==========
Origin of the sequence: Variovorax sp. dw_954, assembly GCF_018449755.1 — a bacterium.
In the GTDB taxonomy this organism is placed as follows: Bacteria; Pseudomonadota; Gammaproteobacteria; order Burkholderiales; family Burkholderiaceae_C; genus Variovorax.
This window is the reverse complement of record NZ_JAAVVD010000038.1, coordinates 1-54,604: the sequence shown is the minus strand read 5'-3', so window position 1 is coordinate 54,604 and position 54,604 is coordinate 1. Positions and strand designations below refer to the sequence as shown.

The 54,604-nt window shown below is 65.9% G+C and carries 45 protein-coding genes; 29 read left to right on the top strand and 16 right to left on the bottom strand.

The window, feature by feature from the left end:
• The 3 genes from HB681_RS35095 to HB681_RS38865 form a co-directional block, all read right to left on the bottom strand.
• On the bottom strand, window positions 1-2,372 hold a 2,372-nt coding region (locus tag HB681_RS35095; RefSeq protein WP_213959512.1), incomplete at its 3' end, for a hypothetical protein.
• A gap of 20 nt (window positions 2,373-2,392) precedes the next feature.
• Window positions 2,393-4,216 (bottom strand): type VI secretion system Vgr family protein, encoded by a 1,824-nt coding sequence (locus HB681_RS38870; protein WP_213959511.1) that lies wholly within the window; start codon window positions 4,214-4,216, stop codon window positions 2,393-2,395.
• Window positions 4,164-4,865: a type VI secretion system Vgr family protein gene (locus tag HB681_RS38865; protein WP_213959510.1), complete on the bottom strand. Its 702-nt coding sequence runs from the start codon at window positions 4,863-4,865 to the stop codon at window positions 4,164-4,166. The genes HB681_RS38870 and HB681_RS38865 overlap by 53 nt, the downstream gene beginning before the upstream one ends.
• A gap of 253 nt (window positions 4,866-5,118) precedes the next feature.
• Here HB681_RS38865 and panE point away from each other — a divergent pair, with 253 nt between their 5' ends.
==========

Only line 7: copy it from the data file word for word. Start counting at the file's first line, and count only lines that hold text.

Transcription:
• On the bottom strand, window positions 1-2,372 hold a 2,372-nt coding region (locus tag HB681_RS35095; RefSeq protein WP_213959512.1), incomplete at its 3' end, for a hypothetical protein.